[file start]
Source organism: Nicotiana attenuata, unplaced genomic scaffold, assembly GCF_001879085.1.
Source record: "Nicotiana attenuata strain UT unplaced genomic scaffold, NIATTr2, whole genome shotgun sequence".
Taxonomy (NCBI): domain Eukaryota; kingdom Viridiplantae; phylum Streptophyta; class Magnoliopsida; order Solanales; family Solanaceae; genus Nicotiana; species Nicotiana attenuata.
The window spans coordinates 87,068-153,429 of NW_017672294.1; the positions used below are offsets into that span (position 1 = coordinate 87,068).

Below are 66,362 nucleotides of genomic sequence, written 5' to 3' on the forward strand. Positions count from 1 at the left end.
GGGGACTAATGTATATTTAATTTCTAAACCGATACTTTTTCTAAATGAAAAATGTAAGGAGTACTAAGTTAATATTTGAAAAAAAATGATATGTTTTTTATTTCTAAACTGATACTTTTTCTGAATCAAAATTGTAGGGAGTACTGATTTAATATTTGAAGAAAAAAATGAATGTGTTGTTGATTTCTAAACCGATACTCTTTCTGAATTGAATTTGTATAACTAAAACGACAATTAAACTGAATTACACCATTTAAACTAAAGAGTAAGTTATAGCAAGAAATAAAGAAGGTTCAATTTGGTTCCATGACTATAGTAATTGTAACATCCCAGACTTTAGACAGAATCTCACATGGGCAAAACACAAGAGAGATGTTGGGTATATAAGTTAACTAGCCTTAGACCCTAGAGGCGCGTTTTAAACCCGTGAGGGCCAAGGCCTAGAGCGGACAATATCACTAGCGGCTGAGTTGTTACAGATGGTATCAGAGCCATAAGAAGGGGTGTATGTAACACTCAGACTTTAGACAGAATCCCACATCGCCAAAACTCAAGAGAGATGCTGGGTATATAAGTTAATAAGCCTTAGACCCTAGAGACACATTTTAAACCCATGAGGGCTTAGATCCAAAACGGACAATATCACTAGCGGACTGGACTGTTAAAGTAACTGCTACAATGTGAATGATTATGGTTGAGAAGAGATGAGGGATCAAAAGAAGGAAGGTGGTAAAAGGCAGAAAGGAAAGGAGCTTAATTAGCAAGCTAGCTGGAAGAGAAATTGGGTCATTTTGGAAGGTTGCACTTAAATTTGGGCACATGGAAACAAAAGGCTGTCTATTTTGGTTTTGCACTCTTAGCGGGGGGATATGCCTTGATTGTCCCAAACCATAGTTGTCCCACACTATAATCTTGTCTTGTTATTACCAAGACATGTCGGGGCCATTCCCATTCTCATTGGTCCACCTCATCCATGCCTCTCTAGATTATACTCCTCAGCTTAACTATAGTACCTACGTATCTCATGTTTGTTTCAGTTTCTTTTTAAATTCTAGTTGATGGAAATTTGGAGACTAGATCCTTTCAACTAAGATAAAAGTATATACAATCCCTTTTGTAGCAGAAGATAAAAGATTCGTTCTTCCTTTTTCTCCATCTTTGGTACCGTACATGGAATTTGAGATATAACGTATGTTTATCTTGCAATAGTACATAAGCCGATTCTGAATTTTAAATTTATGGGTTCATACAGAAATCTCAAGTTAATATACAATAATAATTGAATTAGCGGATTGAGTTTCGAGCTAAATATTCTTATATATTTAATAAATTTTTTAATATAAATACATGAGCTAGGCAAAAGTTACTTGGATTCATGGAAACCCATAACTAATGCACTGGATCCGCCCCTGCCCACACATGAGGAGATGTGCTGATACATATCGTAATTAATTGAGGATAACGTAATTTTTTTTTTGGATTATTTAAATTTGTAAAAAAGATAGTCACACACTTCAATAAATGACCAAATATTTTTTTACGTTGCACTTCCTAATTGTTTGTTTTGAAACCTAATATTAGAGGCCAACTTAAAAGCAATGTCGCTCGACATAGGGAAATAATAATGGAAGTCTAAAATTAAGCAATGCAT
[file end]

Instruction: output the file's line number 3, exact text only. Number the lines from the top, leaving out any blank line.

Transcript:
Taxonomy (NCBI): domain Eukaryota; kingdom Viridiplantae; phylum Streptophyta; class Magnoliopsida; order Solanales; family Solanaceae; genus Nicotiana; species Nicotiana attenuata.